The mere mention of Brazil is likely to conjure up images of remote rainforests, beautiful beaches, the pervasiveness of futebol (soccer) and the sensuousness of Carnival.
Hardly comparable to Nebraska – except for maybe the zealousness for football.
Yet throughout a recent trip to Brazil with a group of U.S. journalists, I found myself spotting comparisons and connections between our state and a nation that promises to become as much a part of America’s self-centered consciousness as Russia, India or perhaps even China.
I visited a Harley Davidson plant in Manaus that uses parts processed by Lincoln Plating.
I undoubtedly ate beef from a breed of cattle whose genetic line traces to Nebraska.
And when I returned home, the last leg of my journey was rooted in a Brazilian factory I had visited one week before.
I didn’t even mention the exchange program between the University of Nebraska and the Federal University of Piaui in Teresina – or my tourist stop to take a picture of a drug store named Nebraska.
Paulo Lacerda has never been to Nebraska – but the general manager of the Harley Davidson plant in Manaus wonders if it’s anything like Kansas, which he visited during a trip to the Harley plant in Kansas City.
In 1999, Lacerda opened Harley’s plant in Manaus, the largest city in the Amazon and home to about 500 companies that are here to take advantage of a free trade zone established in part to encourage interior development.
In return for providing jobs, the companies receive low-cost land, tax breaks and generally avoid import tariffs that would be levied on products manufactured in other countries.
For Harley, the break on import tariffs means being able to produce enough Hogs at a reasonable price to satisfy a growing Brazilian market. Once Lacerda has moved his plant across town to a new building, his goal is to get production up to 1,000 a year. Still, he notes, Honda makes that many cycles per day in its Manaus plant.
To qualify for the break on import tariffs, Lacerda’s two-person assembly crews must perform a minimum of 30 operations on the final product – machining, drilling, painting, vulcanizing, stamping and the like. About a dozen parts are made locally – the rest are imported, including several made or processed by Lincoln Plating at its plant on Capitol Parkway.
Yadi Kamelian, vice president for Lincoln Plating and manager of the company’s contract with Harley Davidson, said the motorcycle manufacturer has become a very good customer. In addition to producing sprockets, fender supports and frame covers, Lincoln Plating also polishes or plates a variety of other parts for Harleys, including mufflers, exhaust tubes, some handlebars and light and speedometer housings, Kamelian said.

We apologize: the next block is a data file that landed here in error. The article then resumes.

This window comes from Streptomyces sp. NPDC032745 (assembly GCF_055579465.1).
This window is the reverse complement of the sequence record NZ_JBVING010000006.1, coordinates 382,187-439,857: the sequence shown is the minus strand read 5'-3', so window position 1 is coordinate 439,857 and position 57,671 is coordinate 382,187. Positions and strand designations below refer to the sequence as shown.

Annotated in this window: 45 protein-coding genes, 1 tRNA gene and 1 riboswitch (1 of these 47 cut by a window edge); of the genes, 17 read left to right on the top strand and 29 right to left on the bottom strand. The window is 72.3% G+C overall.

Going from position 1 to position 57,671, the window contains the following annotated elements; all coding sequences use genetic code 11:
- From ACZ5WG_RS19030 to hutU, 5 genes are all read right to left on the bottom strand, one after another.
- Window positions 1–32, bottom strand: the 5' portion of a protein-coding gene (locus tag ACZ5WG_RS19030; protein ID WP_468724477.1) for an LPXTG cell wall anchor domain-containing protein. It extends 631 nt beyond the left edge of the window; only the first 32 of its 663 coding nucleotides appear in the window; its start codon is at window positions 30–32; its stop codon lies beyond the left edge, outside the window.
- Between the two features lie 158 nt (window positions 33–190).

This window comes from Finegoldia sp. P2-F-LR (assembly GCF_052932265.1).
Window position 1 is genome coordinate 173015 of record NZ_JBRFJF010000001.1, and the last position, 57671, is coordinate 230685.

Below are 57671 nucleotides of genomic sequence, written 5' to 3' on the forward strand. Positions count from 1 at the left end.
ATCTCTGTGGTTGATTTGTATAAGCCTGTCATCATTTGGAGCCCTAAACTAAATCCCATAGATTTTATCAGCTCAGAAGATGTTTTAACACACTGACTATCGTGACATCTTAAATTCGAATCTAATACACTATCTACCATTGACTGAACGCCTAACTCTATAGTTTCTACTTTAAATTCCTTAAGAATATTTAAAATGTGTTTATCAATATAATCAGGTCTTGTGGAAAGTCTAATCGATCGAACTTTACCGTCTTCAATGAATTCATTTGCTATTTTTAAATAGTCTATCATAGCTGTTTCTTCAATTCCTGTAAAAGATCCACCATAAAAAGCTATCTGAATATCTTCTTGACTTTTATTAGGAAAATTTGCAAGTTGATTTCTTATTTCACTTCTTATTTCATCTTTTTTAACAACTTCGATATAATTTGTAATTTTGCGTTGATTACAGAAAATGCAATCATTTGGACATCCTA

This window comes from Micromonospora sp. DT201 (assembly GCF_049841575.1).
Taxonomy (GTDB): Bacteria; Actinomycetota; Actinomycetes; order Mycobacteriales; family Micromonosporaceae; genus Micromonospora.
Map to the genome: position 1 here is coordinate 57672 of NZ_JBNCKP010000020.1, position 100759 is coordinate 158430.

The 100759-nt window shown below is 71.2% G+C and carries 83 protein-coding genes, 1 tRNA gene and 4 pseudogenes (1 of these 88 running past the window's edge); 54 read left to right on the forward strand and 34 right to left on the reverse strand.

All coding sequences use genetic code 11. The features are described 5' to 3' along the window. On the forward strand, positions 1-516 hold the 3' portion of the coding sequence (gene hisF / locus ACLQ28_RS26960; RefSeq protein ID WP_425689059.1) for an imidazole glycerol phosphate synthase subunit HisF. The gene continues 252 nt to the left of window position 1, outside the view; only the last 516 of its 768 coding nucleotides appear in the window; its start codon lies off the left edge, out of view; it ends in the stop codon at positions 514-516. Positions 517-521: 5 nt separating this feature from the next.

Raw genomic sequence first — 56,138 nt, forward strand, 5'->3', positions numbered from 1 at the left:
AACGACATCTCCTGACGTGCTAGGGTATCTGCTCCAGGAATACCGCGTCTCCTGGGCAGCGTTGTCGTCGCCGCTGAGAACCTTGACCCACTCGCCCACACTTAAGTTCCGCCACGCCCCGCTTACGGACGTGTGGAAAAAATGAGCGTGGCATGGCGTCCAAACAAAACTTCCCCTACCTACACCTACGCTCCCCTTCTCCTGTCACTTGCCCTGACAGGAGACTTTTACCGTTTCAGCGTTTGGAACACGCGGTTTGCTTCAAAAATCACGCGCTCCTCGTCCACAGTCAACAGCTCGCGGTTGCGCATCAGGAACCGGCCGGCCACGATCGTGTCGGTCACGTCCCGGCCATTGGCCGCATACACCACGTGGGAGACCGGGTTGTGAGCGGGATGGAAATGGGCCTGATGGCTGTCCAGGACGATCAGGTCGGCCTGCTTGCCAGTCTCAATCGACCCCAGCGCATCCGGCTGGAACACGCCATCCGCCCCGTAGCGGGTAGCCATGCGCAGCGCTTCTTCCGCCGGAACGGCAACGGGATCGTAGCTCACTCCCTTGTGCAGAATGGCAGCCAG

Parts from Lincoln Plating are packaged and sent to York, Pa., where other pieces for cycles are gathered before export to Brazil.
Joao Paulo Marques Canto Porto uses a different kind of import from the Great Plains in his business.
Though he’s never visited Nebraska, Porto remembers stops in South Dakota, Wyoming and Montana to get a firsthand look at the Charolais bulls providing semen to be used in breeding with Nelore cattle to create a new breed – Canchim.
Canchim cattle are more resistant to disease, are more fertile – and most importantly, put on weight faster than Nelore cattle, Porto says. They are ready for slaughter in about 24 months of pasture feeding – compared to three-year or four-year cycles for Nelore. Not as good as an 18-month average for most breeds in the United States, Porto notes, but still a great advantage in Brazil.
Porto has 11,000 head of cattle at two ranches – and provides Canchim for breeding stock to other Brazilian ranchers, who also import Charolais semen as well as genetics from other Nebraska breeds, especially Red Angus.
While Brazil imports Harley parts and cattle genetics, the biggest success story in Brazil today is about its No. 1 exporter – Embraer, manufacturer of regional jets.
Founded by the Brazilian Air Force after World War II, Embraer was struggling just a few short years ago. Employment dropped from 12,000 in 1990 to 3,200 in April 1997 – almost two years after the company was privatized.
But designers were busily developing a series of small passenger jets, building off the shell of a turboprop model, and sales took off – almost doubling between 1997 and 1998 to $1.3 billion and doubling again to $2.8 billion by 2000. Net income showed a $31 million loss in 1997 – and rose to a profit of $353 million in 2000. The jets are ideal for the type of hub system used by most U.S. airlines.
Employment is back to 10,000 at the main plant in Sao Jose dos Campos, about 50 miles from Sao Paulo. And Embraer is now Brazil’s largest exporter (about 5 percent of total exports) and on the verge of being the third-largest commercial aircraft manufacturer in the world, behind Boeing and Airbus. It is launching new models – a 70-seat jet this winter to be followed by jets seating 98 and 108 passengers.
But Embraer’s most popular model is still the 50-seat ERJ-145 that safely and comfortably returned me from St. Louis to Lincoln on the 4th of July.